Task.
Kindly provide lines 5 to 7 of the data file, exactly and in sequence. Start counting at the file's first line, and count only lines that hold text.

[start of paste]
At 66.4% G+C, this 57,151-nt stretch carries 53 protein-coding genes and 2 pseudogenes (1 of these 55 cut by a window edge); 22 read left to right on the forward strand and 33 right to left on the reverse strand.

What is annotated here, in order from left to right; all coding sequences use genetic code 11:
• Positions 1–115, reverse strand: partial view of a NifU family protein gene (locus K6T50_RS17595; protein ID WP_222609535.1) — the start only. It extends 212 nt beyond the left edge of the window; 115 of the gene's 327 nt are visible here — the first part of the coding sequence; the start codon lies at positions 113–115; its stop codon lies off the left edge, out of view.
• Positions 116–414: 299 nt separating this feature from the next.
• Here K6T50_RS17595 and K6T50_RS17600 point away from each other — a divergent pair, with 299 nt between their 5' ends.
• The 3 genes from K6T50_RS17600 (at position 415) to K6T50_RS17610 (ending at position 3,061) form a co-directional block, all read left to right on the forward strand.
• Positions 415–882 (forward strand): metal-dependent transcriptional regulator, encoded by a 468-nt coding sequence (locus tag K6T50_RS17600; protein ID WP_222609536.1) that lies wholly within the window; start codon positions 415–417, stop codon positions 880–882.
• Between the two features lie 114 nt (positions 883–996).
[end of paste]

• Here K6T50_RS17595 and K6T50_RS17600 point away from each other — a divergent pair, with 299 nt between their 5' ends.
• The 3 genes from K6T50_RS17600 (at position 415) to K6T50_RS17610 (ending at position 3,061) form a co-directional block, all read left to right on the forward strand.
• Positions 415–882 (forward strand): metal-dependent transcriptional regulator, encoded by a 468-nt coding sequence (locus tag K6T50_RS17600; protein ID WP_222609536.1) that lies wholly within the window; start codon positions 415–417, stop codon positions 880–882.